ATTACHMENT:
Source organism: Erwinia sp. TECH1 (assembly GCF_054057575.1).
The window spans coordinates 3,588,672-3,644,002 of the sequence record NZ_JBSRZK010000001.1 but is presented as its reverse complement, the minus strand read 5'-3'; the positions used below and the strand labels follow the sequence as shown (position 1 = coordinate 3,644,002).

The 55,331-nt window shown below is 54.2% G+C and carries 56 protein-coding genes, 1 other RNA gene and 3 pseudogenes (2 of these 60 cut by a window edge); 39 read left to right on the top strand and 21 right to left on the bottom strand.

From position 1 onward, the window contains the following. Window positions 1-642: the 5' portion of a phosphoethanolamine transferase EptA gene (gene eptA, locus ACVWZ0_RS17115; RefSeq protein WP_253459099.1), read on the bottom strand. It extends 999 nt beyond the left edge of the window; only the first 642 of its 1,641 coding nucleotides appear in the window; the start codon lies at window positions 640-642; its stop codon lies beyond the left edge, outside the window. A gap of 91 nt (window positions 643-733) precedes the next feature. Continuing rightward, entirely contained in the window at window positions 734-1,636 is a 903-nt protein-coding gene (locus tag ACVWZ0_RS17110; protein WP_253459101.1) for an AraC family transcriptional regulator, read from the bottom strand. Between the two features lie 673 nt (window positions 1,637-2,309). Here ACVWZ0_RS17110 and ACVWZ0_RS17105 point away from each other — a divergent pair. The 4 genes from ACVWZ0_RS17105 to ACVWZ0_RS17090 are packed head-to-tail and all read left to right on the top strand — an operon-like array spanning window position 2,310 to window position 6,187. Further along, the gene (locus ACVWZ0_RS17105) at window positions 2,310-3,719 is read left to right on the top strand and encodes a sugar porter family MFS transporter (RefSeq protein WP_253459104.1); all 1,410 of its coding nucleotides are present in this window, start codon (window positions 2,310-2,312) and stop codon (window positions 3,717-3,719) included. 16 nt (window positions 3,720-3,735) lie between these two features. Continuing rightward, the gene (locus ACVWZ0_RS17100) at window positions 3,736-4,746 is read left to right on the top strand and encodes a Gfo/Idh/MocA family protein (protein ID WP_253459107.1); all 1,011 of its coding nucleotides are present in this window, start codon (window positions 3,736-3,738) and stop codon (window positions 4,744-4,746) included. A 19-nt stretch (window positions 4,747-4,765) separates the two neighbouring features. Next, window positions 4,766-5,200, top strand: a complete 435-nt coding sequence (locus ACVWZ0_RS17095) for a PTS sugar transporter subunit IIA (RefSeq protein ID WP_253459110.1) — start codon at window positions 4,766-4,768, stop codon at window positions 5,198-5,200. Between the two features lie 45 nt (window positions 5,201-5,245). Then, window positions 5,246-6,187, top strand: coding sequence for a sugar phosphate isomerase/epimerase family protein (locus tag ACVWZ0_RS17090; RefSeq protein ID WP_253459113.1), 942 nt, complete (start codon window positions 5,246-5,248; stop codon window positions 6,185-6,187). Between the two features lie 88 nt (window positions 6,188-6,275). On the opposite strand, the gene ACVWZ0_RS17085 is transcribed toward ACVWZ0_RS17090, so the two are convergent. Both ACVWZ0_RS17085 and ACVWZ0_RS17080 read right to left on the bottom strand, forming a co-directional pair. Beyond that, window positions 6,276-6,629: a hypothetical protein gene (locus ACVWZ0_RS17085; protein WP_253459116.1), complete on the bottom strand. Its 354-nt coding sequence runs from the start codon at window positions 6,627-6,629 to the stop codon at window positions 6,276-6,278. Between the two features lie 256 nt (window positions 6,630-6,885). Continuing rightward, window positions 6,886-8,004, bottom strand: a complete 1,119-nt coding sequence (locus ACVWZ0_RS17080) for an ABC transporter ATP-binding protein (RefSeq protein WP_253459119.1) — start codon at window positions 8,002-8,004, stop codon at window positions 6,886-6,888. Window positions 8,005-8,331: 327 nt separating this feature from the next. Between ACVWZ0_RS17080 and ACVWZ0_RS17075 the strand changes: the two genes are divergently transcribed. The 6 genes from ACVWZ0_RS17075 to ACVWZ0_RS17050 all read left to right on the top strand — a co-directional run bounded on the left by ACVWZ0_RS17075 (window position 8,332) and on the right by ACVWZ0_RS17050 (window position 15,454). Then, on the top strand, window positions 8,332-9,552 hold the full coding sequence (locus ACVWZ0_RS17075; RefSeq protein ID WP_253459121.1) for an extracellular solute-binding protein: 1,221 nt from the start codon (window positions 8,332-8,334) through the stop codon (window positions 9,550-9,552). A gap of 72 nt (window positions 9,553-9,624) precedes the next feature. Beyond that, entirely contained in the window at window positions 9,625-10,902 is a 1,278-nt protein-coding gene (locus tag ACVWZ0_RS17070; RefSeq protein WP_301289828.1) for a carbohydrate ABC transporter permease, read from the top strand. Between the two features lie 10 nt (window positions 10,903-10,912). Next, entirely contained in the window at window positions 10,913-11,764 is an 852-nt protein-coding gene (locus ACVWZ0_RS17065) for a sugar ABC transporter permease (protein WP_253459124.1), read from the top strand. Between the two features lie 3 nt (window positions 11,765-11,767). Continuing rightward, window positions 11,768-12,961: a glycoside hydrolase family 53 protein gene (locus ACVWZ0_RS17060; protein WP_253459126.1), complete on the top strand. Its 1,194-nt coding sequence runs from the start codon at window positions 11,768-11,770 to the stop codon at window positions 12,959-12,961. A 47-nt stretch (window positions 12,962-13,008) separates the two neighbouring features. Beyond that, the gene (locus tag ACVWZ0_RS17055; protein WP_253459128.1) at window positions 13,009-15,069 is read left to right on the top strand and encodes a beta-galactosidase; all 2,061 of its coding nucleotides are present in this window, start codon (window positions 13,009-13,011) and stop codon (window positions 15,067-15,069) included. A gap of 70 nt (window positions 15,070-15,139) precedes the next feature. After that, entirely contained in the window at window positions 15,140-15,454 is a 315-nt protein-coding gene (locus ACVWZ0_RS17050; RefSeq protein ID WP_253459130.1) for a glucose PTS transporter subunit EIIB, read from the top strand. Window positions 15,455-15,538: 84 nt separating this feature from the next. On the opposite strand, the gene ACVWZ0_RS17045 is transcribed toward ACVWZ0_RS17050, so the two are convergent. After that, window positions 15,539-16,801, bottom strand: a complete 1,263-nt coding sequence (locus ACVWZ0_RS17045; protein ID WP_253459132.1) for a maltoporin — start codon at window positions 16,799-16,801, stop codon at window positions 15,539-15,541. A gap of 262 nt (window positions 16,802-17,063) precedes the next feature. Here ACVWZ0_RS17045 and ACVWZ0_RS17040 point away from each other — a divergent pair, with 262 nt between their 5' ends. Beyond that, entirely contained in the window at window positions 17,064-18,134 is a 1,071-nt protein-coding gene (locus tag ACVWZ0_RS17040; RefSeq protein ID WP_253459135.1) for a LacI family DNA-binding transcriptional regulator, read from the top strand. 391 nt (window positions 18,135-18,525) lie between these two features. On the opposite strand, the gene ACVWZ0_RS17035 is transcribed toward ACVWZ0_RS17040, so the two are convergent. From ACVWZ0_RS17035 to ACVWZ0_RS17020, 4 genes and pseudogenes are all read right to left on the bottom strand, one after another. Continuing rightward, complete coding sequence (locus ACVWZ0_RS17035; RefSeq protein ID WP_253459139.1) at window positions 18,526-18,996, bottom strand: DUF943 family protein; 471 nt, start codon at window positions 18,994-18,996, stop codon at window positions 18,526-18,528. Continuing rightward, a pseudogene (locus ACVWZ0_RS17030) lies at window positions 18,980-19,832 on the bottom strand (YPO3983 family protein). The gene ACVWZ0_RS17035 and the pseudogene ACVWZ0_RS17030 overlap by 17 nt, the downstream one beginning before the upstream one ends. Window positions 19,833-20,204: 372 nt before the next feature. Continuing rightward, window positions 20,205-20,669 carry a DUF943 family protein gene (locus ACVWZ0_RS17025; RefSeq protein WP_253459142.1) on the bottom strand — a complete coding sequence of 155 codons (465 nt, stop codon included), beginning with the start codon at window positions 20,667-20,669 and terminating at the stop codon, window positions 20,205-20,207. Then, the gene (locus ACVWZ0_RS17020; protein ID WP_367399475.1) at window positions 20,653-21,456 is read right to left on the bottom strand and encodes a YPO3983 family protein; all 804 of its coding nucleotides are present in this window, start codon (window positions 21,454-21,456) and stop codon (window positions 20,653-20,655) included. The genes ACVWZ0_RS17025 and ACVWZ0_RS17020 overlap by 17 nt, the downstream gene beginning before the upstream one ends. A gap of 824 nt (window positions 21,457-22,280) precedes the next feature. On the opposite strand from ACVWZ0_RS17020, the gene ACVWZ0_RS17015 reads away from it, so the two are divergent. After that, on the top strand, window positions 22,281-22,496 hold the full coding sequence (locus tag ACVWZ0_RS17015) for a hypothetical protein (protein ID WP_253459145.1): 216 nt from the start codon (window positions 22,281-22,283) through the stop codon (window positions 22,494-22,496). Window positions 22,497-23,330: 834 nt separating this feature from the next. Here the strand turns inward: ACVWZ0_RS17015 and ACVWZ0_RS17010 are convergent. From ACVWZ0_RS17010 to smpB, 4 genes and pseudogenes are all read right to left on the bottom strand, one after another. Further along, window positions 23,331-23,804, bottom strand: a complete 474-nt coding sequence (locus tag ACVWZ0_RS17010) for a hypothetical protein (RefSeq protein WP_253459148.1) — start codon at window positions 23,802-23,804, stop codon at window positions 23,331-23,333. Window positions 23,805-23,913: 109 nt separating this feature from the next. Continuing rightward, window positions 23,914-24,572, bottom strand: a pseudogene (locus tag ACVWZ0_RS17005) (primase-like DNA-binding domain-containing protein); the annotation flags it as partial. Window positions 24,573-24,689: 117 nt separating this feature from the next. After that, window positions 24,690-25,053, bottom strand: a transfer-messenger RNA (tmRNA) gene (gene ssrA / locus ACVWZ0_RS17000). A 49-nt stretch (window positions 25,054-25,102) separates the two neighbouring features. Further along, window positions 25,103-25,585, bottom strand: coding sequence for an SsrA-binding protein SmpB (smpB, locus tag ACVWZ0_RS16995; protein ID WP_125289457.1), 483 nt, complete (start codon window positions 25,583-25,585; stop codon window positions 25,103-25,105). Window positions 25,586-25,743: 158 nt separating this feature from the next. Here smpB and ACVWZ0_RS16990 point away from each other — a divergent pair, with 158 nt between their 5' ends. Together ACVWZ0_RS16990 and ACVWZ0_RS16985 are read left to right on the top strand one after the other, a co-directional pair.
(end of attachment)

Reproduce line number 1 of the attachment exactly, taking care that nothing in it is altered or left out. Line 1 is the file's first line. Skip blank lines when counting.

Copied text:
Source organism: Erwinia sp. TECH1 (assembly GCF_054057575.1).